With the recent hiring of two highly qualified individuals, Western Watersheds Project continues to expand its capability to influence the management of western public lands.
In September 2003 Western Watersheds Project hired Katie Fite in a new position as the organization's Biodiversity Director. Katie is a graduate biologist from Utah State University who worked for the Idaho Department of Fish and Game for many years before taking on the position of Conservation Director for the Committee For The High Desert for the last eight years.
Katie has been one of the most successful advocates in the west for riparian restoration, wildlife, and wild lands. Her work with WWP will enhance WWP's impact on policy makers and the BLM and Forest Service.
With her encyclopedic knowledge of public lands extending from Owyhee County, Idaho to Elko, White Pine and Humboldt Counties in Nevada, as well as Malheur and Harney Counties in Oregon, Katie will be responsible for monitoring BLM and Forest Service management of public lands across southern Idaho, all of Nevada, and eastern Oregon. Katie will also be continuing work she was carrying out for the Committee For The High Desert in partnership with WWP in support of legal actions against the BLM in Twin Falls and Owyhee Counties, Idaho, on State of Idaho public school endowment lands in Owyhee County, and on the Humboldt-Toiyabe National Forest in Nevada. Katie can be reached at: firstname.lastname@example.org.
On October 9, 2003 Western Watersheds Project hired Glenn Hockett of Bozeman, Montana to be Montana Director for WWP.
Glenn Hockett brings more than 20 years of experience in rangeland ecology to WWP and a degree in Range Management. He is president of the Bozeman-based Gallatin Wildlife Association, which advocates fish and wildlife conservation with a focus on keystone native species, including bison, bighorn sheep, sage grouse, trout and beaver.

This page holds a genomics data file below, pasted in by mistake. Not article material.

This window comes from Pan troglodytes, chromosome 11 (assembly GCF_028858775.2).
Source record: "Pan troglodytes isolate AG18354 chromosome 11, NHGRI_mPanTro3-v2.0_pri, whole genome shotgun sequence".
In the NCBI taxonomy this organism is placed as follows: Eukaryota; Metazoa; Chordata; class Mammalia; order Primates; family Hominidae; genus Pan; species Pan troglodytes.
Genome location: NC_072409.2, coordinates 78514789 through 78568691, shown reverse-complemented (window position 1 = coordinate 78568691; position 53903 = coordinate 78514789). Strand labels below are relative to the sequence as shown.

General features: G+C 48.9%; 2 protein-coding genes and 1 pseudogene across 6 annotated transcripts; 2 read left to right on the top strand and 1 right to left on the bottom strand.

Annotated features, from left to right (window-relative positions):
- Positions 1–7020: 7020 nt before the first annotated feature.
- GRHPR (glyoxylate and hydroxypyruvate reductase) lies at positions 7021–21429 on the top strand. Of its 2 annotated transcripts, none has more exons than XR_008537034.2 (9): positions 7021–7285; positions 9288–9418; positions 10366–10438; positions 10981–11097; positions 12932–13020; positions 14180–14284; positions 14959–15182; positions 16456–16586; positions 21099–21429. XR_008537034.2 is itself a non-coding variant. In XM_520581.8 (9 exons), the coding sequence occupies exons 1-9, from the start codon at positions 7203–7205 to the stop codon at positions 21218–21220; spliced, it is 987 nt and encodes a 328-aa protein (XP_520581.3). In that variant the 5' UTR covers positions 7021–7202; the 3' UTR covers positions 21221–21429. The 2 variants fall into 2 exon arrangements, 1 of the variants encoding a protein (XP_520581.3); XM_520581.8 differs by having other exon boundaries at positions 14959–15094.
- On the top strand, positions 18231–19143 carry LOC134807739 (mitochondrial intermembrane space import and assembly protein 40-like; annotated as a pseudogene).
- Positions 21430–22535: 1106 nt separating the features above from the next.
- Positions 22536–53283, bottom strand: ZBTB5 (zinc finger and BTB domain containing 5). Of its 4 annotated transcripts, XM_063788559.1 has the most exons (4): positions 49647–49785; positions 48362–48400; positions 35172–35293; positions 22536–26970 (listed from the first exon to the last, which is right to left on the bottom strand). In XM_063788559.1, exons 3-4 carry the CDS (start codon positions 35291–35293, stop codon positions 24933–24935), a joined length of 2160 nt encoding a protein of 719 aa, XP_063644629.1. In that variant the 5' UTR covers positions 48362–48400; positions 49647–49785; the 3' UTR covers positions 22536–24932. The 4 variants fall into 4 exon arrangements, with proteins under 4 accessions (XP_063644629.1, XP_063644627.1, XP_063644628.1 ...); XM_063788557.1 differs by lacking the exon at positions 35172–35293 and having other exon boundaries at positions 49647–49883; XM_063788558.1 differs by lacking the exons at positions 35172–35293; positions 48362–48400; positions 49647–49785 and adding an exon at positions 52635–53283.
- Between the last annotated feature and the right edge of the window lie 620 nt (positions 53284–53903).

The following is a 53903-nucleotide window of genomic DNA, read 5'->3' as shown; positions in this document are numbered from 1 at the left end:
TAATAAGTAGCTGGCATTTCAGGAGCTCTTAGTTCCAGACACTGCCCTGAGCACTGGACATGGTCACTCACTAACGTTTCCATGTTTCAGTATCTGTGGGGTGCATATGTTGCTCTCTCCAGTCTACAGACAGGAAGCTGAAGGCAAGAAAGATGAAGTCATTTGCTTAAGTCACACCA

The GWA was instrumental in recent efforts to reintroduce bighorn sheep to the Greenhorn mountains of Montana. The group has also initiated stream-side fisheries and beaver habitat recovery projects along Brackett Creek in the Bridger area and worked to control noxious weeds along the Madison River in Bear Trap Canyon of the Lee Metcalf Wilderness Area.
Under Hockett's leadership, the GWA has endorsed the National Public Lands Grazing Campaign, an initiative to end abusive livestock grazing on public lands through a voluntary federal buyout plan for public lands ranchers. Glenn will continue as President for the Gallatin Wildlife association while working for Western Watersheds Project.
Glenn will continue to monitor forest plan revisions for the Beaverhead Deerlodge and Gallatin National Forests; the Resource Management Plan for the BLM Dillon Field Office; and management plans of the Montana Department of Fish, Wildlife and Parks for elk, sage grouse, grizzly bears, bison and wolves.
Glenn's decades of on-the-ground knowledge in Montana ensure that his work for WWP will be influential in the restoration of public lands for wildlife and fisheries. He can be reached at: email@example.com.
Based in Hailey, Idaho, WWP now has offices in Mendon, Utah; Pinedale, Wyo. Missoula and Bozeman, Mont. and Boise, Idaho as well as ongoing conservation work in eight western states. The group's chief target is public-lands livestock grazing that destroys western watersheds and threatens or endangers species such as wolves, bison, Rocky Mountain bighorn sheep and all native fish.